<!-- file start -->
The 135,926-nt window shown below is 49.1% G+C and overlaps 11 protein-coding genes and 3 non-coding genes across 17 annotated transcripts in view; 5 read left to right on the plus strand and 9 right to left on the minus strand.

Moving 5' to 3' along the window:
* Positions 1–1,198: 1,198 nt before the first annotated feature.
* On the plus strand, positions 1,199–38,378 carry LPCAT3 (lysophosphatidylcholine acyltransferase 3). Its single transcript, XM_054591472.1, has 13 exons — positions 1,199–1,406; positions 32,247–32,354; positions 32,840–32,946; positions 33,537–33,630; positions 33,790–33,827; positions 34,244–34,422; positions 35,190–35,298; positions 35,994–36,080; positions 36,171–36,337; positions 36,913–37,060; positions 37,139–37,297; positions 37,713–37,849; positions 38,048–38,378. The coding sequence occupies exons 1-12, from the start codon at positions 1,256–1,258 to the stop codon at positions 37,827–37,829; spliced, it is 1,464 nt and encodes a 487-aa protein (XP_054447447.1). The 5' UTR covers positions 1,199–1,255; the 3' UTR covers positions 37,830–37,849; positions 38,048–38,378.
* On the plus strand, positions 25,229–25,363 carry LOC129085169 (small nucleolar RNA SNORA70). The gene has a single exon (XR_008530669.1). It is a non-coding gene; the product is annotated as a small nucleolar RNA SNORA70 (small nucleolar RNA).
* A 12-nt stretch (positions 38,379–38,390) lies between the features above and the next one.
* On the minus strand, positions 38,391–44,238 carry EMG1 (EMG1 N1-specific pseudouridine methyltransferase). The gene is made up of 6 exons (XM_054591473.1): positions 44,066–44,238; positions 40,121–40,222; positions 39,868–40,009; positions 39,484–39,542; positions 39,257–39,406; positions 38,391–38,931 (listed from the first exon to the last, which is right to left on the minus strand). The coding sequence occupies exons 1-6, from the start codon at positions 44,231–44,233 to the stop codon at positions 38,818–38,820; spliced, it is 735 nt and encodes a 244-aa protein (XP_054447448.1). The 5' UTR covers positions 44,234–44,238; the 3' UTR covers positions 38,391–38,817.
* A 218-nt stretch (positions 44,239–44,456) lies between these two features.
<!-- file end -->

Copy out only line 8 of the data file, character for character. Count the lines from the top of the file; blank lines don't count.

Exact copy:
* A 218-nt stretch (positions 44,239–44,456) lies between these two features.